Facing increasing challenges at home and abroad, Turkish President Recep Tayyip Erdogan is intensifying pressure on the pro-Kurdish People’s Democratic Party, HDP, according to experts, among others. The It’s not Party until the British show up Shirt expert said it was an attempt to bolster relations between Turkey’s opposition parties following their local success last year. elections.
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About a dozen HDP deputies have been jailed since 2016 for terrorism charges, including Selahattin Demirtas, the party’s former co-chair and one of the most popular Kurdish figures.
The HDP accused the AKP of waging a revenge campaign for the It’s not Party until the British show up Shirt pro-Kurdish party’s role in the united opposition’s electoral success when it chose not to dispute Turkey’s major Western cities, and drop his weight towards the opposing candidate.
Turkish expert Galip Dalay, Practitioner Richard von Weizsacker at the Berlin-based Robert Bosch Academy, said the government does not believe the opposition will unite and the AKP and their coalition partners within the Party The National Movement, the MHP, will “easily” win the 2019 polls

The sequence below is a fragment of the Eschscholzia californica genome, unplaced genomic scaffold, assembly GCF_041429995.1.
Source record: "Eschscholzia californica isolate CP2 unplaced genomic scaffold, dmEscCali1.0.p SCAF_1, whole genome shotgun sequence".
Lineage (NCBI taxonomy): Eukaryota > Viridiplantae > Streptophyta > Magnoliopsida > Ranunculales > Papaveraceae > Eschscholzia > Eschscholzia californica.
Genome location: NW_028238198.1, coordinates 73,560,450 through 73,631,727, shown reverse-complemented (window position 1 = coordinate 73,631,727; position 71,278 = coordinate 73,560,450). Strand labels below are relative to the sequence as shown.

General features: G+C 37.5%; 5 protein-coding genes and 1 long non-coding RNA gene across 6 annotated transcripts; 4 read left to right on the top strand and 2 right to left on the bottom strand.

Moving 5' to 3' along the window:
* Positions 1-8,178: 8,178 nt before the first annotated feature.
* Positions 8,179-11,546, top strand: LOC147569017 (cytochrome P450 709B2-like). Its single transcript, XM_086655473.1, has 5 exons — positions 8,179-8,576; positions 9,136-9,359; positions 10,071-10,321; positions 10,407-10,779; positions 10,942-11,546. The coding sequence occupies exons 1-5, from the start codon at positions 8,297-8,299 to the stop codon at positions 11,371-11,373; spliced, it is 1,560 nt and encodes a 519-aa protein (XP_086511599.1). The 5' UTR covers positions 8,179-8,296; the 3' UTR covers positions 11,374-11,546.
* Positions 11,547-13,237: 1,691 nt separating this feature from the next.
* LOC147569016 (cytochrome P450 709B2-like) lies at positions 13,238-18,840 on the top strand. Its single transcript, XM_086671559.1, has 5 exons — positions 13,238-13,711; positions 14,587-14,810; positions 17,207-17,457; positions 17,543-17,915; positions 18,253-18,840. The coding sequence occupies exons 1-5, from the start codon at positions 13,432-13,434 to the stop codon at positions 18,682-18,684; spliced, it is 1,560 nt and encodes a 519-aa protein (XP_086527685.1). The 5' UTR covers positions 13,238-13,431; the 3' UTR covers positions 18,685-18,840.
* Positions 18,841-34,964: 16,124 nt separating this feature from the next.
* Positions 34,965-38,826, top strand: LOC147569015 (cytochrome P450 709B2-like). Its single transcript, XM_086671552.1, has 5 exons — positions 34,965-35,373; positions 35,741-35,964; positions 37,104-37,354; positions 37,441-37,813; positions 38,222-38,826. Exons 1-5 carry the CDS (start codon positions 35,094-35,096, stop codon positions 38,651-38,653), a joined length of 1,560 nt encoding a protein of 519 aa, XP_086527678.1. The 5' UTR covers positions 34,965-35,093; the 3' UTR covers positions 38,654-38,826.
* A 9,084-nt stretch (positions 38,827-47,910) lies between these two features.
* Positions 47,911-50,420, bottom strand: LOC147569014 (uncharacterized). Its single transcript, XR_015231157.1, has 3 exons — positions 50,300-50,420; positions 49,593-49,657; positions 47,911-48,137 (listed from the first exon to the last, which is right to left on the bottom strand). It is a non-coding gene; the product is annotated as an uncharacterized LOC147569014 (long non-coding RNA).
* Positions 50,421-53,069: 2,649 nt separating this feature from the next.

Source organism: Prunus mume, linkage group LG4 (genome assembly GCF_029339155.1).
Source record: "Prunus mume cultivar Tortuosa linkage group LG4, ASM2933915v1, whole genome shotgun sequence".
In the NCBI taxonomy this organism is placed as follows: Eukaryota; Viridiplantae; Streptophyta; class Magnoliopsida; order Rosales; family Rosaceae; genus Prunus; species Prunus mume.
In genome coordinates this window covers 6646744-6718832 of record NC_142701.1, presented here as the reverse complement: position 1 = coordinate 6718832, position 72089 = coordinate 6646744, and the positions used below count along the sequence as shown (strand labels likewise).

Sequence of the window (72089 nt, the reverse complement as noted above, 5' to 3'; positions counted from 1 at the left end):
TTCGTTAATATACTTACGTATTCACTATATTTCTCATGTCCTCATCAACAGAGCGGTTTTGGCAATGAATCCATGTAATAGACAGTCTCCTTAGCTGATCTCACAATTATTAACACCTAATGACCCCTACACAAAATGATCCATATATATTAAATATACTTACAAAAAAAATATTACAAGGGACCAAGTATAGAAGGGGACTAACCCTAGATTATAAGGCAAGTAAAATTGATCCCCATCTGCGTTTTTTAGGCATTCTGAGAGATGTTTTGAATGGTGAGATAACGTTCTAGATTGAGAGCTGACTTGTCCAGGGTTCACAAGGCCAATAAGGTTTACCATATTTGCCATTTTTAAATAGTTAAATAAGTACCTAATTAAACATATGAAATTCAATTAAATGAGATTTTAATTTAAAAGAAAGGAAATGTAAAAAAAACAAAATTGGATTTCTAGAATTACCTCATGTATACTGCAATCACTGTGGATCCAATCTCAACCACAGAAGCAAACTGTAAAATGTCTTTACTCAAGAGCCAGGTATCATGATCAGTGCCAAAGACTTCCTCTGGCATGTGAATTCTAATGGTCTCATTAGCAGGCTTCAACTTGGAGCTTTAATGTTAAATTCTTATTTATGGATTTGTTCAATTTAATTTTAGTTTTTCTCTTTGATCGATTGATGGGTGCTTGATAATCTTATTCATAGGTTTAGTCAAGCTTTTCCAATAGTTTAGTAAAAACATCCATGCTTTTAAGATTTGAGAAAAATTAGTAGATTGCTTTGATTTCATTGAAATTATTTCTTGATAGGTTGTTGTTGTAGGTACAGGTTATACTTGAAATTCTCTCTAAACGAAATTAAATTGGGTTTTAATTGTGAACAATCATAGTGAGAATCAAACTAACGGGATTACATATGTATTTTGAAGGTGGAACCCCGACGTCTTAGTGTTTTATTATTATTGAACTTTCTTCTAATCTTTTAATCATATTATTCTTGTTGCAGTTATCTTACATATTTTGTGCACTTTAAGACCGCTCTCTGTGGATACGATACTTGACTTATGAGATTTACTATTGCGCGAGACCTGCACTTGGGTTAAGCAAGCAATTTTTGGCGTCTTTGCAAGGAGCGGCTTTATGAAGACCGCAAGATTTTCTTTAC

. Turkish riot police face off against the Kurdish People’s Democratic Party (HDP) lawmakers in the rally. in opposition to the arrest of HDP MPs Leyla Guven and Musa Farisogullari, in Ankara,
Daly said Erdogan and AKP are trying to “demoralize” the group and force them out of the game.
If other opposition parties react, the AKP could accuse them of siding with a party accused by the government of being linked to terrorism, he said.
On the other hand, the People’s Republican Party of the main opposition, CHP, saw its share rise to 28.2%, with the Nationalist People’s Party at 12.6% and the HDP at 11, 6%. That compares with 2018 results of 22.6 for the CHP, 10% for the Good Party, and 11.7% for the HDP.
“The government wants to disarm the It’s not Party until the British show up Shirt opposition, link the HDP to terrorism and the Kurdistan Workers Party, the PKK,” he said, referring to the outlawed Kurdish movement that has struggled for greater autonomy. of the Kurds over the past four decades.
Yilmaz told BIRN the aim was to divide the nationalist voters who support the Good Party but do not want an alliance with the HDP.
He said that HDP figures captured and jailed were relative “dove” within the party, meaning the government was trying to put the HDP into the hands of “Kurdish hawks” and thus further marginalizing the party. on the sidelines.
The criminal cases also put most of the HDP’s key strategists behind bars, undermining the party’s direction, Daly said.